In the case of the timed Ground Eggs, you can enhance them 2x by watching a rewarded video, but for the other eggs, enhancement is just a question of increasing the wait time.

In fact, you can stack the level of enhancement, say from 2x to 4x, to 4x to 8x, or 8x to 12x, by waiting for the timer to countdown to zero and then enhancing it again.

Rewarded video ads are part of the flow for some egg types

You can only enhance the one active egg at a time, but at any point you can spend hard currency to enhance and open any egg immediately. However, as the level of enhancement increases so does the number of gems required.

It’s an interesting way to give players more control in terms of how aggressively they want to spend to get better rewards.

It’s an interesting way to give players more control in terms of how aggressively they want to spend to get better rewards.

Aside from such loops, you can at any point head into the store and spend gems directly to buy high value eggs, priced from $3 to $30. There are also the usual one-off retail bundles, typically triggered when your player account levels up or you upgrade to a higher arena.

Attention to detail

Another subtle refinement Badland Brawl implements is by tightly controlling the supply of soft currency. In many F2P mobile games, soft currency is often gifted in large amounts and quickly becomes worthless. In Badland Brawl, unless you’re converting gems to gold, you always have more clones to upgrade than gold to do so.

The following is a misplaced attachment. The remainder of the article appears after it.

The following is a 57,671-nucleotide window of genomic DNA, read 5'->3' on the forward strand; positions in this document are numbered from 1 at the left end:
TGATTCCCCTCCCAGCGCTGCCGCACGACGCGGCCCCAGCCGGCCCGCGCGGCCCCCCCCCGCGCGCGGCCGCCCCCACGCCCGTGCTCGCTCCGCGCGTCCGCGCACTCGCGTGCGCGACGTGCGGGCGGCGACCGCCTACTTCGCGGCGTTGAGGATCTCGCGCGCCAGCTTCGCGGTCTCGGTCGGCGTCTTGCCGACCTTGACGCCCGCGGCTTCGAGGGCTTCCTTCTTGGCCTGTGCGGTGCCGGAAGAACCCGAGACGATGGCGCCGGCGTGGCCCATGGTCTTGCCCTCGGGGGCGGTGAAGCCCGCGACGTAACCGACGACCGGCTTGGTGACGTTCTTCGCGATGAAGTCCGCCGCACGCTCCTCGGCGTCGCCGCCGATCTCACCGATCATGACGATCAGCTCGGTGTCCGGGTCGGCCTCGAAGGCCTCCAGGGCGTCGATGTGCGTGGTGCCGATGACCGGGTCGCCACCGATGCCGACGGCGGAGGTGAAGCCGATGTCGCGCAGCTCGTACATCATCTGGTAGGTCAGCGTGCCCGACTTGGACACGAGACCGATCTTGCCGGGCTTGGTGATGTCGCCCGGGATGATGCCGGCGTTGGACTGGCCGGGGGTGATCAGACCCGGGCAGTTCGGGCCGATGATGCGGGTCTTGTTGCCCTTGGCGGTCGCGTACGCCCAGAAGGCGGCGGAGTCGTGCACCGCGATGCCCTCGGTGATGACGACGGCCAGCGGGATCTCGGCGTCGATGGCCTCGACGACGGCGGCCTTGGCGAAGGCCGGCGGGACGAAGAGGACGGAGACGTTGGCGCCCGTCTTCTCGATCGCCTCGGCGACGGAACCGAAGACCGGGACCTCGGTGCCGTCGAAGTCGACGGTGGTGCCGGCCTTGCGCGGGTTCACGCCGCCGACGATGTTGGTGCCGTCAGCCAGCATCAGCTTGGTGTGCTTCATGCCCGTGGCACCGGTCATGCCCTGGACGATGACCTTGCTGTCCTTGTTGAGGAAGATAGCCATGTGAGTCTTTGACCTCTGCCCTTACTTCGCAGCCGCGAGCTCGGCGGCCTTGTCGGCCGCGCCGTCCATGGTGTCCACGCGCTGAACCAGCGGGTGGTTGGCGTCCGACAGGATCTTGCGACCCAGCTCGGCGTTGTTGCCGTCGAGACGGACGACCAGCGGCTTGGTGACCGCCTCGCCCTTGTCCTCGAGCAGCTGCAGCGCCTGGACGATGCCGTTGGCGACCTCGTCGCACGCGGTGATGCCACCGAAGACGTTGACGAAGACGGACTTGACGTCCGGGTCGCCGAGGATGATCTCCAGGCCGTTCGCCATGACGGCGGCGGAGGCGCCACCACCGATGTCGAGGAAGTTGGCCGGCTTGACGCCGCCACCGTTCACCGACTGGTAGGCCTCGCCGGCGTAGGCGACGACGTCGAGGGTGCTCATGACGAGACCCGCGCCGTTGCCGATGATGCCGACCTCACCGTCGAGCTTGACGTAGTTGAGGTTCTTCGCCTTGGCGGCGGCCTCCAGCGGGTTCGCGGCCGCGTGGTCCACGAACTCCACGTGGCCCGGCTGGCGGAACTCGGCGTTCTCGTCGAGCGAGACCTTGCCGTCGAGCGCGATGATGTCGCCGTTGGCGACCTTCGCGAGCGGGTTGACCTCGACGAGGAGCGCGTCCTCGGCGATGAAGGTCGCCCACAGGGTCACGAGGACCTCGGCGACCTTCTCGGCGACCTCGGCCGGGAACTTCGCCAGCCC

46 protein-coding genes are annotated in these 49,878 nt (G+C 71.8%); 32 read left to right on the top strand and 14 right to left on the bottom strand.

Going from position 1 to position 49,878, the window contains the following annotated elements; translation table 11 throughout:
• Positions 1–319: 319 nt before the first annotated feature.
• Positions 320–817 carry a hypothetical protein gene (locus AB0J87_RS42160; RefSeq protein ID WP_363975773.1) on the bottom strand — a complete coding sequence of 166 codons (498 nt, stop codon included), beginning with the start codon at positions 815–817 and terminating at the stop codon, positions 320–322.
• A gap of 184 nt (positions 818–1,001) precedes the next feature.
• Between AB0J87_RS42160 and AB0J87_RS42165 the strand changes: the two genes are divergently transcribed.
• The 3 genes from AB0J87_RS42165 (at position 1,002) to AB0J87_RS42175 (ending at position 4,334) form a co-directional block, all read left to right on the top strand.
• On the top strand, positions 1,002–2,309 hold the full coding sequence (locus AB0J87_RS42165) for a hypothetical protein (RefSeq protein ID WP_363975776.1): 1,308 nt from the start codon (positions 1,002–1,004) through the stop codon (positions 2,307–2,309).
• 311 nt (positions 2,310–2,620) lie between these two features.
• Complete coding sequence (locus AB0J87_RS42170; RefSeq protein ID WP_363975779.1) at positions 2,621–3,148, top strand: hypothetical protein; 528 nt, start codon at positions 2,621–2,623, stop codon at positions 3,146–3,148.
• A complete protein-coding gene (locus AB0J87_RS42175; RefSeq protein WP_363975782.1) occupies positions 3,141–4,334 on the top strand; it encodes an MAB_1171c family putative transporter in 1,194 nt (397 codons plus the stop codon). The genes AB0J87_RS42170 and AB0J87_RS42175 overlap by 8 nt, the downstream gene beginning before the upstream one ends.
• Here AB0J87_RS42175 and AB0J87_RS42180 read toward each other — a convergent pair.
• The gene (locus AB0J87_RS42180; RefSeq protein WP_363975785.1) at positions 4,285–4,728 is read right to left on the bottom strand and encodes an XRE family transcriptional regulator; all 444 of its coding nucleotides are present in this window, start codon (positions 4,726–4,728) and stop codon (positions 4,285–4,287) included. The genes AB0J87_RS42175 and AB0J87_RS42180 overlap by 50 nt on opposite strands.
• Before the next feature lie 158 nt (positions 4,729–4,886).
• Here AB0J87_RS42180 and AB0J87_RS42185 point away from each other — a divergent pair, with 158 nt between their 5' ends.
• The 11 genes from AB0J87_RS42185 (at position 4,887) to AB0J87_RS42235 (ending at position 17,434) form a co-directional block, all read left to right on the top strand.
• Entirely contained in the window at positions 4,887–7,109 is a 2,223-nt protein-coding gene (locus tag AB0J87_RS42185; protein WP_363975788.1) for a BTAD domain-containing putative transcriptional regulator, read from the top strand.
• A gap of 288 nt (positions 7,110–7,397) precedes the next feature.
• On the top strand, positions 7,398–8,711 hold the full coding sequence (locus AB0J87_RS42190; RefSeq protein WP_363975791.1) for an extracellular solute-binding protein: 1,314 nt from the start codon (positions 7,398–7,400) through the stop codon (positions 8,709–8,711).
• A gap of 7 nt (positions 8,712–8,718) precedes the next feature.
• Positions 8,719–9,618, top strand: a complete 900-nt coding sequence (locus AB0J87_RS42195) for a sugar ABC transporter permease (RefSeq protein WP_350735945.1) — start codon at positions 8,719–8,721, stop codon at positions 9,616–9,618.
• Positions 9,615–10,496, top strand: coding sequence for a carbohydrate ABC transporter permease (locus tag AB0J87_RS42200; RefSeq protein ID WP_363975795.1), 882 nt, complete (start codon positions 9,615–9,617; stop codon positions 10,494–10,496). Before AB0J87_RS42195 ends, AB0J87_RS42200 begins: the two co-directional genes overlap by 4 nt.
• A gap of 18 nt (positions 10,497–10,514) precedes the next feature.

Significantly, this doesn’t really impact gameplay as you can only take eight clones into a brawl and quickly most players will choose a set which works together in a complementary fashion and focus on upgrading them to the max.

The game hub, showing the three main types of eggs; Ground, Gear and Play

Nevertheless, this demonstrates the attention Frogmind has paid to Badland Brawl’s balance in terms of ensuring all play is rewarded in some manner, as well as providing a sophisticated way of either waiting a little or a lot, or spending a little or a lot to speed up progress.

Combined with action-heavy gameplay and a smooth overall user experience, the entire package is compelling on many levels.

Of course, whether this will translate to commercial success is less clear. With two million downloads at launch, Badland Brawl is off to a good start, but even games this polished can struggle to make an impact in such a competitive market.

In that context, as Frogmind continues to update and hone its game, the coming weeks and months will be crucial.

You can download Badland Brawl now for iOS (link) and Android (link).

Contributing Editor

A Pocket Gamer co-founder, Jon is Contributing Editor at PG.biz which means he acts like a slightly confused uncle who's forgotten where he's left his glasses. As well as letters and cameras, he likes imaginary numbers and legumes.